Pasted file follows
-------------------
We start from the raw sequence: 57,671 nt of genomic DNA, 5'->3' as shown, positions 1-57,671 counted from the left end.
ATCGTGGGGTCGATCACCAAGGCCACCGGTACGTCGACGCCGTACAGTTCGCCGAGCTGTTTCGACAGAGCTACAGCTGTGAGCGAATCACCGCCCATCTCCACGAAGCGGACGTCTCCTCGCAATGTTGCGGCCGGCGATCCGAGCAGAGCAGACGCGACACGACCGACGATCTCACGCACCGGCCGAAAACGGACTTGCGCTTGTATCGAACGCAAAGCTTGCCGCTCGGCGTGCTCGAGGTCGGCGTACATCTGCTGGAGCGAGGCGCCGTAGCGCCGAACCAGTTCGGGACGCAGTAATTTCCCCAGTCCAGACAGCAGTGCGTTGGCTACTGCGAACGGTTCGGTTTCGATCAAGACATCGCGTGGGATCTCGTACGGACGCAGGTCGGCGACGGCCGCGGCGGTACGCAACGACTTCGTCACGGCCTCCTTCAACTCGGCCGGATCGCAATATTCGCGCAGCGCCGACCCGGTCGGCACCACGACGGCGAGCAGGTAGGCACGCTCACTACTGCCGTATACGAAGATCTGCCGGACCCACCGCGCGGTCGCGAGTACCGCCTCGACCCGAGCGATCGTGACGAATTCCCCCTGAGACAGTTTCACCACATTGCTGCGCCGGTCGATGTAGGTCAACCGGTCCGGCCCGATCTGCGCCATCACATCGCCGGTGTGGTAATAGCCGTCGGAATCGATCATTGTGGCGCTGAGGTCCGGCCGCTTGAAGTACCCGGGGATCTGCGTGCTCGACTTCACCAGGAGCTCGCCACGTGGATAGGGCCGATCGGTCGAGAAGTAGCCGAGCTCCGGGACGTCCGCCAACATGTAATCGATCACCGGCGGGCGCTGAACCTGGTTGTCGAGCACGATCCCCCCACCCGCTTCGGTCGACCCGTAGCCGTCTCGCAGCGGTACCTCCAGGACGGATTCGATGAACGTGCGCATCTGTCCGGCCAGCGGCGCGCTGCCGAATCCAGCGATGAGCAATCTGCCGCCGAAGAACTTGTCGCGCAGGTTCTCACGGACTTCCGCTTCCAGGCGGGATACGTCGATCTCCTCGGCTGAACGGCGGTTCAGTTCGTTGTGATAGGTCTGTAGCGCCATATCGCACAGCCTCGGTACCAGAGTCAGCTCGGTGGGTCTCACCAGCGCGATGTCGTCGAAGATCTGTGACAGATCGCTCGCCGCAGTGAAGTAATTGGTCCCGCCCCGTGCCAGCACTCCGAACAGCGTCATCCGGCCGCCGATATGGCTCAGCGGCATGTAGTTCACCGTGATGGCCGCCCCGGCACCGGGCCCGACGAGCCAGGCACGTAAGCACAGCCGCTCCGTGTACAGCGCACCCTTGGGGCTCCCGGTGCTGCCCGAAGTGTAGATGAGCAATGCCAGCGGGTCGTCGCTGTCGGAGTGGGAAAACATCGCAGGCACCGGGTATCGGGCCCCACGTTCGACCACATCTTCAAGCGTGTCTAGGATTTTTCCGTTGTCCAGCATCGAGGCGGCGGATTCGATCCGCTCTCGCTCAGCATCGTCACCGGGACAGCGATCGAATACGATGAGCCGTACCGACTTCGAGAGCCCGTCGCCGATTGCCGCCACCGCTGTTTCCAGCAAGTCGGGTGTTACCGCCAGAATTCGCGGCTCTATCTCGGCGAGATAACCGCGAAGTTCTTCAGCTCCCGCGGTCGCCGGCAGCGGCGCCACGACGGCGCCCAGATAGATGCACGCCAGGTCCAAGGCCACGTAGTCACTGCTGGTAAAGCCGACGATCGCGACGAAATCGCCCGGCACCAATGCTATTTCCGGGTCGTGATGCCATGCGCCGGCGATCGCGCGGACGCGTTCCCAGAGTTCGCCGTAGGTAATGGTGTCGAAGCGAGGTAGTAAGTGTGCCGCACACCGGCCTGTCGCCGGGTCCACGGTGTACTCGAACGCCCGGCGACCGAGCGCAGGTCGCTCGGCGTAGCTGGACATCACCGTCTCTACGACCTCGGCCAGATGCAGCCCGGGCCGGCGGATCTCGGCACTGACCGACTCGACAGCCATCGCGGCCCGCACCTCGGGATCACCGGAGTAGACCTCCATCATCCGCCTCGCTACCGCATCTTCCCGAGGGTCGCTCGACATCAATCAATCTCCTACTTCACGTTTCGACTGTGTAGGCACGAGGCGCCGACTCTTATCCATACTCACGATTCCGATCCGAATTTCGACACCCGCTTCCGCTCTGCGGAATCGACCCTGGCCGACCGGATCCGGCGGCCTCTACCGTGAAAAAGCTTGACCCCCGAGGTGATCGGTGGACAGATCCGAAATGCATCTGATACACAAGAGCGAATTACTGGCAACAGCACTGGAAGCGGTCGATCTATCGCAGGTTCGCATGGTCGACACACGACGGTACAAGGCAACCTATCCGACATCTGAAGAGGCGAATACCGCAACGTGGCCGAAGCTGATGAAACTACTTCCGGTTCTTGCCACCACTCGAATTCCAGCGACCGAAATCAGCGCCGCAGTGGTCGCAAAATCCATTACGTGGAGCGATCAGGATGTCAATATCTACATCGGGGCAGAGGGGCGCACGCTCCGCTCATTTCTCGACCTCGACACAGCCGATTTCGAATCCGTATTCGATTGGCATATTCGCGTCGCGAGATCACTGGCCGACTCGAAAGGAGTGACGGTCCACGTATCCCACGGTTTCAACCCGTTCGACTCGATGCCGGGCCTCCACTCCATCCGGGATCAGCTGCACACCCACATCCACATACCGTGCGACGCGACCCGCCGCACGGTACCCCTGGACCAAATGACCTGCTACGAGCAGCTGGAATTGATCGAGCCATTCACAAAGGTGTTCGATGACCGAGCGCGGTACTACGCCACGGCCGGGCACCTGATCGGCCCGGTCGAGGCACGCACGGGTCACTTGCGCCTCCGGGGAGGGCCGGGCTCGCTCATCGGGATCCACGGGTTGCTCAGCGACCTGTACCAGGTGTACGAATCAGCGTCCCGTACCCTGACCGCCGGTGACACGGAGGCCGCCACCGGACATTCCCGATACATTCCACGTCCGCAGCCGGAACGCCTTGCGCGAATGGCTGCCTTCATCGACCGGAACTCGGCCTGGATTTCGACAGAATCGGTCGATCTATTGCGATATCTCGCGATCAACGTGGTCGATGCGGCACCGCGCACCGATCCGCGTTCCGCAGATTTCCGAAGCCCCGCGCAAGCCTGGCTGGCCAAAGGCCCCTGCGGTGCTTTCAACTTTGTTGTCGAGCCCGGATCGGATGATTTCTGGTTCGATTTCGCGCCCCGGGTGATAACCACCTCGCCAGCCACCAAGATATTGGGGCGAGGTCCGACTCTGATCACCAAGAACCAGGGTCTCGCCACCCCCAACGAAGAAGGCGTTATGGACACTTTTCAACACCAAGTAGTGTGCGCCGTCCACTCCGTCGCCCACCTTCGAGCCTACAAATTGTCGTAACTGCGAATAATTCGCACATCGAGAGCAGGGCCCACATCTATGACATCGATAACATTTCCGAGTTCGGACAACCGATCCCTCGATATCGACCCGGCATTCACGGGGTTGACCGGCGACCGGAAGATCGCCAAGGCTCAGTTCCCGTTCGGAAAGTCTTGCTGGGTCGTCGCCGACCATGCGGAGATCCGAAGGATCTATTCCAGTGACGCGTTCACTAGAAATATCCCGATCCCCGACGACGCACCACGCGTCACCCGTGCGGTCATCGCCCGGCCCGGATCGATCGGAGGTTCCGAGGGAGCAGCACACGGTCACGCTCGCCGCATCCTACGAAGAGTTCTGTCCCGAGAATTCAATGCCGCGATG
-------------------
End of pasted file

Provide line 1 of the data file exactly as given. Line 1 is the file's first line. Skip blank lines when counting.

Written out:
We start from the raw sequence: 57,671 nt of genomic DNA, 5'->3' as shown, positions 1-57,671 counted from the left end.